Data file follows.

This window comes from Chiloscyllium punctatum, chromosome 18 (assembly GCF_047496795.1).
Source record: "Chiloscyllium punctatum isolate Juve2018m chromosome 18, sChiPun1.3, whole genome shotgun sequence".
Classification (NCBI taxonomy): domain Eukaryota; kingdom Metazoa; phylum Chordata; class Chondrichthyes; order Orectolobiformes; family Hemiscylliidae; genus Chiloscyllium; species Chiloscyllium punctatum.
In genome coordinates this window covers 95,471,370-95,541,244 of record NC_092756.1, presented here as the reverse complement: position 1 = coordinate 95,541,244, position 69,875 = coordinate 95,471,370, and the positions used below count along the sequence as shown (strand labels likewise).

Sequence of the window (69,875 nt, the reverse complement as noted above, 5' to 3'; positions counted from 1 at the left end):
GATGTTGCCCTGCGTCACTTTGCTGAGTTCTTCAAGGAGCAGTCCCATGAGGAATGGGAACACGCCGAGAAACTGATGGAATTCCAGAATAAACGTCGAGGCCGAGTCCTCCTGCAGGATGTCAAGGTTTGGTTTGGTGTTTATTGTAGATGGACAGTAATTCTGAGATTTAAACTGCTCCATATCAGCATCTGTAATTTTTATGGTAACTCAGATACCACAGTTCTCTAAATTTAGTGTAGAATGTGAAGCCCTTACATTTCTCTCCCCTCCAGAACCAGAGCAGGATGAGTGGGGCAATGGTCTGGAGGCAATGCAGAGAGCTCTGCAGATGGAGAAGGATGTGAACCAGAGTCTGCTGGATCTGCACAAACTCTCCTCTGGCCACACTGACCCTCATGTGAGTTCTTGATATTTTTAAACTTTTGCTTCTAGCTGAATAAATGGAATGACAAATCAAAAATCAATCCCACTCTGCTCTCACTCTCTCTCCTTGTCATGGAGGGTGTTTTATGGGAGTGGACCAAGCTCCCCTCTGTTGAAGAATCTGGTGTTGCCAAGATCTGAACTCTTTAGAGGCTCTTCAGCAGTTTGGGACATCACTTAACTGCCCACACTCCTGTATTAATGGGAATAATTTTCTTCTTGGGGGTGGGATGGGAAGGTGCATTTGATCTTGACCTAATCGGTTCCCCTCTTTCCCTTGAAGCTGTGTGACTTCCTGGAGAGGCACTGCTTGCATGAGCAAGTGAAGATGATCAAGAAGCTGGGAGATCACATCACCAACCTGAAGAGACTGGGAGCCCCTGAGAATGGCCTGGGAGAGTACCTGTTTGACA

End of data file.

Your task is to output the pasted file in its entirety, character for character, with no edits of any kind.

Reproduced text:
This window comes from Chiloscyllium punctatum, chromosome 18 (assembly GCF_047496795.1).
Source record: "Chiloscyllium punctatum isolate Juve2018m chromosome 18, sChiPun1.3, whole genome shotgun sequence".
Classification (NCBI taxonomy): domain Eukaryota; kingdom Metazoa; phylum Chordata; class Chondrichthyes; order Orectolobiformes; family Hemiscylliidae; genus Chiloscyllium; species Chiloscyllium punctatum.
In genome coordinates this window covers 95,471,370-95,541,244 of record NC_092756.1, presented here as the reverse complement: position 1 = coordinate 95,541,244, position 69,875 = coordinate 95,471,370, and the positions used below count along the sequence as shown (strand labels likewise).

Sequence of the window (69,875 nt, the reverse complement as noted above, 5' to 3'; positions counted from 1 at the left end):
GATGTTGCCCTGCGTCACTTTGCTGAGTTCTTCAAGGAGCAGTCCCATGAGGAATGGGAACACGCCGAGAAACTGATGGAATTCCAGAATAAACGTCGAGGCCGAGTCCTCCTGCAGGATGTCAAGGTTTGGTTTGGTGTTTATTGTAGATGGACAGTAATTCTGAGATTTAAACTGCTCCATATCAGCATCTGTAATTTTTATGGTAACTCAGATACCACAGTTCTCTAAATTTAGTGTAGAATGTGAAGCCCTTACATTTCTCTCCCCTCCAGAACCAGAGCAGGATGAGTGGGGCAATGGTCTGGAGGCAATGCAGAGAGCTCTGCAGATGGAGAAGGATGTGAACCAGAGTCTGCTGGATCTGCACAAACTCTCCTCTGGCCACACTGACCCTCATGTGAGTTCTTGATATTTTTAAACTTTTGCTTCTAGCTGAATAAATGGAATGACAAATCAAAAATCAATCCCACTCTGCTCTCACTCTCTCTCCTTGTCATGGAGGGTGTTTTATGGGAGTGGACCAAGCTCCCCTCTGTTGAAGAATCTGGTGTTGCCAAGATCTGAACTCTTTAGAGGCTCTTCAGCAGTTTGGGACATCACTTAACTGCCCACACTCCTGTATTAATGGGAATAATTTTCTTCTTGGGGGTGGGATGGGAAGGTGCATTTGATCTTGACCTAATCGGTTCCCCTCTTTCCCTTGAAGCTGTGTGACTTCCTGGAGAGGCACTGCTTGCATGAGCAAGTGAAGATGATCAAGAAGCTGGGAGATCACATCACCAACCTGAAGAGACTGGGAGCCCCTGAGAATGGCCTGGGAGAGTACCTGTTTGACA